Louie B. Nunn Center for Oral History

Interview with Robert Penn Warren, March 7, 1980

Louie B. Nunn Center for Oral History, University of Kentucky Libraries
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00:00:02 - Upcoming book / friendship with John Crowe Ransom

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Partial Transcript: I thought we might talk a little today about, uh, your new book, "Life is a Fable."

Segment Synopsis: Warren begins discussing his newest book that contains new poetry, and differs slightly from his previous work intentionally. This comes from the fear of his writings being too similar (Robert Frost has been accused of this as well). John Crowe Ransom, a fellow writer, who also used this technique is discussed, including his writing style and personal life.

Keywords: John Crowe Ransom; Kenyon College; Poetry; Robert Frost; Socializing

Subjects: Family & parenthood; Friendship; Society; Twentieth-century literature

00:05:33 - New writing style

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Partial Transcript: And then I began to rearrange the poems I had, in sequence.

Segment Synopsis: Warren details the evolution of his newest poetry. The work is based upon his life experiences, but with fictionalized elements contained within. This change in style reflects Warren's aspiration to remain dynamic in the modern literary scene.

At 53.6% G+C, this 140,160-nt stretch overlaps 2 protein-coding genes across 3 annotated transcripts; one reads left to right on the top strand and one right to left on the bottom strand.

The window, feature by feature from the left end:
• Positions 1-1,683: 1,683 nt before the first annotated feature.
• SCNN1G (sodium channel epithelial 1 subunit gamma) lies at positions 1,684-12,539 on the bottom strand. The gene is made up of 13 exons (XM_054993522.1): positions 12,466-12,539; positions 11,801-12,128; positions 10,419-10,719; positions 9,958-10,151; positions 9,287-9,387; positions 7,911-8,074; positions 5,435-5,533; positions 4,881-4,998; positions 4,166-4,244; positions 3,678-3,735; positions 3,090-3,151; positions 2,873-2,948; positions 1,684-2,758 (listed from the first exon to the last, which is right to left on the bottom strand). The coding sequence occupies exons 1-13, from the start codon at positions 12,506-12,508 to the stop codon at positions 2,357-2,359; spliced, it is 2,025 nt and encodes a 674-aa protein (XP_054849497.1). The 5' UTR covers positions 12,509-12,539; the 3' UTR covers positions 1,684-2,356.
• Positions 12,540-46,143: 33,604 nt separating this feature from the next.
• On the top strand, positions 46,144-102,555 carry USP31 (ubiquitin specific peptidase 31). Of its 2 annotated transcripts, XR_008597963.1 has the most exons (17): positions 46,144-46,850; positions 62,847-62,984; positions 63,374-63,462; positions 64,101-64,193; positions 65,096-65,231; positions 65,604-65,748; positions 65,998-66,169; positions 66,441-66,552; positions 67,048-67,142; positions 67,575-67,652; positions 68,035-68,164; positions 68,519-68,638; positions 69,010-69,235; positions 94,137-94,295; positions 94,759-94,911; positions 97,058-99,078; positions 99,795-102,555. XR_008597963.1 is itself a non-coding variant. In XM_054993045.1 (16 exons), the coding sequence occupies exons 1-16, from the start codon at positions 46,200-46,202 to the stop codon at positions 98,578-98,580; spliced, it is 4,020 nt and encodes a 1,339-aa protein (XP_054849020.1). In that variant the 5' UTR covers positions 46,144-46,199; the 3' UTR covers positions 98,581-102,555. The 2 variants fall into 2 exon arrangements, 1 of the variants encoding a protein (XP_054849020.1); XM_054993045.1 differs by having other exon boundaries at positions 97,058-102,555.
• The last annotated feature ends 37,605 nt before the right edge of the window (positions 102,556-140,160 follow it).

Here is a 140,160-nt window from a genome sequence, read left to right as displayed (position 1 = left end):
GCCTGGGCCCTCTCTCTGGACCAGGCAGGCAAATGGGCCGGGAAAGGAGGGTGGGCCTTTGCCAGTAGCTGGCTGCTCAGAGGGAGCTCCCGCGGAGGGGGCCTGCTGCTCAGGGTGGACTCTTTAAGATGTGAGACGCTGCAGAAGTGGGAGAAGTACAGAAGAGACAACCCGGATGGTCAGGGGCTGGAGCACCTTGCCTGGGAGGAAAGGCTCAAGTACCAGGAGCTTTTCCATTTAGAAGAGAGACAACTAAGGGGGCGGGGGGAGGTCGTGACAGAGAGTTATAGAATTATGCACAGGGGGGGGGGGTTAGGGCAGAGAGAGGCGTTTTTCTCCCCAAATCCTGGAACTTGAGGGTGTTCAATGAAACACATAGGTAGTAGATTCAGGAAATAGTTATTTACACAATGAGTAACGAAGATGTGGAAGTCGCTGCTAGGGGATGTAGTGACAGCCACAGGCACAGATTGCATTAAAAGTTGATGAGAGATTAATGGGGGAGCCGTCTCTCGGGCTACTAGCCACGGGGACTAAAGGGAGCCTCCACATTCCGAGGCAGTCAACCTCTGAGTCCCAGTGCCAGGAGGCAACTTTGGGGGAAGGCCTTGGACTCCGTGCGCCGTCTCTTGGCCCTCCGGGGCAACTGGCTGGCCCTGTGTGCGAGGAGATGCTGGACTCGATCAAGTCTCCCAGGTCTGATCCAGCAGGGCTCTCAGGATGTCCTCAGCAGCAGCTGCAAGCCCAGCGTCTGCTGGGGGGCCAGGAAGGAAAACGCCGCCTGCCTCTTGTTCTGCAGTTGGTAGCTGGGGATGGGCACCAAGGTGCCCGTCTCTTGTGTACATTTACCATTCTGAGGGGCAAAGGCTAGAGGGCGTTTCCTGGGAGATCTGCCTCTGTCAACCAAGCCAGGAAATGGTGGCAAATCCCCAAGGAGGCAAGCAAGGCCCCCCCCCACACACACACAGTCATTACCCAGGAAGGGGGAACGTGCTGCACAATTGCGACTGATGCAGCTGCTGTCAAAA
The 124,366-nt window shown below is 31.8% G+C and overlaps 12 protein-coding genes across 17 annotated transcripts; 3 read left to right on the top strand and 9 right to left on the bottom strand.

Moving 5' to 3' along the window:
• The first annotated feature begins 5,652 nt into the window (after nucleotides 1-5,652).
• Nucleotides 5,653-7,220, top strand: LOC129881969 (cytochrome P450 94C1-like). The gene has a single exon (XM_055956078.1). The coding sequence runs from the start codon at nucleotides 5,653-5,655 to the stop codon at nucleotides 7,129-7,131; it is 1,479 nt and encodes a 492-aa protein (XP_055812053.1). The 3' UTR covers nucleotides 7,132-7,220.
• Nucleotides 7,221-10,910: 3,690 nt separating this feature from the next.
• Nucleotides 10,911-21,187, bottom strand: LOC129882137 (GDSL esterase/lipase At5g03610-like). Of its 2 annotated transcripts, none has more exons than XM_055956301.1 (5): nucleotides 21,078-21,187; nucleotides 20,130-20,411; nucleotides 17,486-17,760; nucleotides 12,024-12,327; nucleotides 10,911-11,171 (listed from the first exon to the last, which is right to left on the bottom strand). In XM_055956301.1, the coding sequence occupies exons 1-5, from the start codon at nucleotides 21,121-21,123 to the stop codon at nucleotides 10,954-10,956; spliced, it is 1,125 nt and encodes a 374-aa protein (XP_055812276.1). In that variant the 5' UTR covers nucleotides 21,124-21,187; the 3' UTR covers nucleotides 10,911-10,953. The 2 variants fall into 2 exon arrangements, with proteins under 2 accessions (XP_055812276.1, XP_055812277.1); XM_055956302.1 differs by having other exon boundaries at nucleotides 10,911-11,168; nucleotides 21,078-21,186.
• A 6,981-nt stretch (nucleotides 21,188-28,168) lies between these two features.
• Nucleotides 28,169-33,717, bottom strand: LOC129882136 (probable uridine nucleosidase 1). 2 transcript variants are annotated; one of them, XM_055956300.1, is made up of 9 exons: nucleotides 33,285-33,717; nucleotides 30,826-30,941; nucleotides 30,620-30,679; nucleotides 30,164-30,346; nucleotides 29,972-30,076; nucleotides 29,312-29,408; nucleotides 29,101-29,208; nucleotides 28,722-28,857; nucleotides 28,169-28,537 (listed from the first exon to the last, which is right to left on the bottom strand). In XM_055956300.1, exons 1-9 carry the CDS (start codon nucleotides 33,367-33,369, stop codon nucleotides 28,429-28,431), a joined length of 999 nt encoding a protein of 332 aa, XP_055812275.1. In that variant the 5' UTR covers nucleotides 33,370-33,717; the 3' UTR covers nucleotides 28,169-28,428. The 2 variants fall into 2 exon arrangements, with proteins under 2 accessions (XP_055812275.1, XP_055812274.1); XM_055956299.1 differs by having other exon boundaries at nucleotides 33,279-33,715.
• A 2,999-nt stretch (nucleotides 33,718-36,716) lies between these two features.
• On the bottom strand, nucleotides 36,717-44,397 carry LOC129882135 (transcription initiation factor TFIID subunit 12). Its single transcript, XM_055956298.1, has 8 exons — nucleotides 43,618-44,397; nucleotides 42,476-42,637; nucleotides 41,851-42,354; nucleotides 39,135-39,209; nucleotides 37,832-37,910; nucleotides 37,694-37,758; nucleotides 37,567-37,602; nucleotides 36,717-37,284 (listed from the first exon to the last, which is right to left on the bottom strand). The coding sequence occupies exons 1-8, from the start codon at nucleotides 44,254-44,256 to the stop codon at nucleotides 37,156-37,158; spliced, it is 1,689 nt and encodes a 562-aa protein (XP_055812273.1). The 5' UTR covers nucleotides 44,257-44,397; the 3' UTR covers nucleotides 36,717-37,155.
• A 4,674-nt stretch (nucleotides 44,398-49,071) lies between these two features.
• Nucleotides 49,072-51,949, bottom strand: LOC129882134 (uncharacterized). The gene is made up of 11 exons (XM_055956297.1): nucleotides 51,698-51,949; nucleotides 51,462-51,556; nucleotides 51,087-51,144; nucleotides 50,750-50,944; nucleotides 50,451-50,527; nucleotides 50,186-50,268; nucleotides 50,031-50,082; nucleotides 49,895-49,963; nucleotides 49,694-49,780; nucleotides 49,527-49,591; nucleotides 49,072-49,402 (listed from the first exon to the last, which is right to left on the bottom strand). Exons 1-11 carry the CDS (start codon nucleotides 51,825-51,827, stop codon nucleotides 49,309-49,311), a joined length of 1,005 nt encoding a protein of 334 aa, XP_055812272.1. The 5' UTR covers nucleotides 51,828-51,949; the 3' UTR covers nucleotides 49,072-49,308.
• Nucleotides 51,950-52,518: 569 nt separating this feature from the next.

Keywords: Chronological order; Poetic structure; Realistic; Rhythm; Tone

Subjects: American literature--20th century; American poetry; Fiction; Poetry

00:12:19 - Interactions with The New Yorker

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Partial Transcript: Well then, did the Jeff Davis piece in New Yorker, uh, originate this way or was there also a, a request from an outside--

Segment Synopsis: Warren talks of his experiences with the editors of The New Yorker. The amount of creative freedom Warren had is discussed, as well as how much direct editing the magazine decided to use on the submitted poems. The level of research by the magazine into the historical context of the various poems is also mentioned.

Keywords: Editors; Jefferson Davis; Magazines; Manhattan (N.Y.); Poetry; The New Yorker

Subjects: American literature--20th century; Poetry

00:19:44 - Opinion on autobiographies

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Partial Transcript: You, uh--these pieces you've just been describing "Life is a Fable" and, uh, the Jeff Davis piece in New Yorker...

Segment Synopsis: Warren acknowledges that his recent work has become more focused on events from his personal life. Despite this, he affirms a disinterest in writing an autobiography.

Keywords: Autobiography; Chronological order; Grandfathers; Parents

Subjects: American literature--20th century; Family & parenthood

00:21:02 - Current poetic inspirations

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Partial Transcript: What have you been reading while you were writing it? What poets?